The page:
Boolean Values

The Boolean values in Python are True and False, typically used to control if-statements and while-loops.

Boolean And Or Not

The Python "bool" type (short for "boolean") has only two values - True and False. Expressions yielding a bool value like a > 10, can be combined with and or not, like following (printing 'yay' if a is in the range 0..100 inclusive):

if a >= 0 and a <= 100:

Python is unique in using the plain words like "and" for this. many languages use "&&" for and, "||" for or.

a and b → True if both are True

a or b → True if one or the other or both are True

not a → Inverts True/False

Boolean Precedence

There is "precedence" between and/or/not, analogous to arithmetic precedence, where "*" has higher precedence than "+".

Precedence order: not is highest precedence, followed by and, followed by or. Mnemonic: not is like unary minus e.g. '-6', and is like * mutliplication, or is like + addition.

Q: what does the following do:

if a < 6 and b < 6 or c < 6:

The and goes first (higher precedence), so the above is equivalent to the following form with parenthesis added to show the order the comparisons are evaluated:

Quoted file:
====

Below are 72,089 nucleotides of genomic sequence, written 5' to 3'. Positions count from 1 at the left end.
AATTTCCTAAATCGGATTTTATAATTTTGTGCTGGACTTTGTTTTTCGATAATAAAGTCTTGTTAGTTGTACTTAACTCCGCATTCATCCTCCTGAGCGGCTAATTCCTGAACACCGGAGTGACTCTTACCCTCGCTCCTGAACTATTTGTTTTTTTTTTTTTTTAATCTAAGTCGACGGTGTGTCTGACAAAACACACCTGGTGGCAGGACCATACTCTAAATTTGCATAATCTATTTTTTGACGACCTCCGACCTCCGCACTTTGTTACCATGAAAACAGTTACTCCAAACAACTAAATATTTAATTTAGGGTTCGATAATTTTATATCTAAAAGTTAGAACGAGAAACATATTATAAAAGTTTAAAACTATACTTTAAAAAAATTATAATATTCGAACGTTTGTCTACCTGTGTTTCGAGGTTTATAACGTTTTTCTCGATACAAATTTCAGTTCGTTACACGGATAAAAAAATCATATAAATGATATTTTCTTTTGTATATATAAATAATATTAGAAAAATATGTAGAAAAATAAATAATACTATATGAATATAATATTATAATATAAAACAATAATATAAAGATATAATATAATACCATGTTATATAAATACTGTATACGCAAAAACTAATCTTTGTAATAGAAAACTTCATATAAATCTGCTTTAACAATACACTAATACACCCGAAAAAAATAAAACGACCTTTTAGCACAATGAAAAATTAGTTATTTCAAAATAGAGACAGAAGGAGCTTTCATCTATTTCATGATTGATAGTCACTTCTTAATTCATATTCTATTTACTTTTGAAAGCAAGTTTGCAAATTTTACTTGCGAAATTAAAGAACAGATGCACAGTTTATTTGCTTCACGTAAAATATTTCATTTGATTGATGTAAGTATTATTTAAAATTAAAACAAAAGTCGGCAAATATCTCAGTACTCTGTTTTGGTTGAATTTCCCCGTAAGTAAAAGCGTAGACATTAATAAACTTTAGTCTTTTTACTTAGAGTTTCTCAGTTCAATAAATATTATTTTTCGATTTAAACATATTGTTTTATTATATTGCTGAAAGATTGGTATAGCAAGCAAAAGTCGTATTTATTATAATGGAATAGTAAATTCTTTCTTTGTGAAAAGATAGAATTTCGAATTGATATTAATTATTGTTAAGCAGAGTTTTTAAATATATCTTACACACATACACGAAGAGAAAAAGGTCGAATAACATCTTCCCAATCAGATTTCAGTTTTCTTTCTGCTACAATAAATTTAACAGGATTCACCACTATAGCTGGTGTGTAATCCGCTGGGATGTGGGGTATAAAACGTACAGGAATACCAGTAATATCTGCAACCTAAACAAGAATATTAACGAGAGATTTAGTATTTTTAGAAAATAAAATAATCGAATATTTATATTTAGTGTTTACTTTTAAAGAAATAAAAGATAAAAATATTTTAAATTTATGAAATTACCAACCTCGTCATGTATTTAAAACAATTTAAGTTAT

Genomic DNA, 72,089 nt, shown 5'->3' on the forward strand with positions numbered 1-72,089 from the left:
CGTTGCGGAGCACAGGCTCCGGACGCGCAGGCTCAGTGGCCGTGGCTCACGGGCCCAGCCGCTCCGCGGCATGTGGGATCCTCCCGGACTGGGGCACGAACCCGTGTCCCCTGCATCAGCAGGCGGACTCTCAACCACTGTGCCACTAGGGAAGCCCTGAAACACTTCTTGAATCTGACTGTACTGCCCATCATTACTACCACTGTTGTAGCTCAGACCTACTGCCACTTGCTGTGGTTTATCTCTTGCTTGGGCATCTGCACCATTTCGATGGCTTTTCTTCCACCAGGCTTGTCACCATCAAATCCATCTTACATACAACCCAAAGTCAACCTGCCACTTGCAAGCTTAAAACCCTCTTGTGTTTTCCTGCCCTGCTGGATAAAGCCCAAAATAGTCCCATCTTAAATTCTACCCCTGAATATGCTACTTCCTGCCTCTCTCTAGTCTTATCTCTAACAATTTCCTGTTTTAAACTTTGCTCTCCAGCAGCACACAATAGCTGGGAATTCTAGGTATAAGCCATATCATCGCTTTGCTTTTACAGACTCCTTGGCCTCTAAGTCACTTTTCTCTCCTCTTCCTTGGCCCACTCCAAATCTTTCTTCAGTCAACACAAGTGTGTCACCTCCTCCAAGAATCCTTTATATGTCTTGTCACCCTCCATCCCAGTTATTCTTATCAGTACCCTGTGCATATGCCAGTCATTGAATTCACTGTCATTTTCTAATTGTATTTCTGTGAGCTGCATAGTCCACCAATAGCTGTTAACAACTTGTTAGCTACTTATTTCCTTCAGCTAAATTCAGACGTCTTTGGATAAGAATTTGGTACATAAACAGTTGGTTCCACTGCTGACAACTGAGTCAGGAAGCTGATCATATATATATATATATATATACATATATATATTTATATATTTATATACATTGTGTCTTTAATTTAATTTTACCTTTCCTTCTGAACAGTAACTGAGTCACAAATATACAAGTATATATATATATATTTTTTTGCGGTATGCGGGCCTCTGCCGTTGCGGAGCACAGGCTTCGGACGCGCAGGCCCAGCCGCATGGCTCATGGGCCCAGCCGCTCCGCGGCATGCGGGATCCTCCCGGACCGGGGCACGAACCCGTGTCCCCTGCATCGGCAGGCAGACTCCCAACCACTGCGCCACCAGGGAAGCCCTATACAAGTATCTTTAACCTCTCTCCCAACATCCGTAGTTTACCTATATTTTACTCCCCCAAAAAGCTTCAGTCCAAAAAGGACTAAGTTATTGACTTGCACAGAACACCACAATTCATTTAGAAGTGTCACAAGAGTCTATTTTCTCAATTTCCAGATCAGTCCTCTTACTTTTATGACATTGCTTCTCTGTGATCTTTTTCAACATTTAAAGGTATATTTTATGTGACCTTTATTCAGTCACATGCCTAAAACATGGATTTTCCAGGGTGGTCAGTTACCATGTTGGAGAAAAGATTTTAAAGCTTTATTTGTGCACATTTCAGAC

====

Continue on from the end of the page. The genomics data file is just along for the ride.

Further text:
if (a < 6 and b < 6) or c < 6:

To force the or to go first, put in parenthesis like this:

if a < 6 and (b < 6  or c < 6):

If you are unsure, you can always add parenthesis to an expression to force the order you want.

Boolean Short-Circuit

Suppose you have an int i, and you want to check if the char at that index is alphabetic .. but only if i is valid. You can write that this way...

if i < len(s) and s[i].isalpha():...

This works because the boolean evaluation goes left to right, stopping ("short-circuiting") as soon as it can. So in the example above, if i < len(s) is False (i.e. i is large), the whole expression evaluates to False. In particular the s[i].isalpha() is not evaluated. Attempting to evaluate it would be an error, since i is too large, creating an IndexError.

Writing the i<len(s) test to the left of the s[i] in effect protects it, and this is a common programming pattern. Most computer languages use short circuiting in the their boolean expressions like this.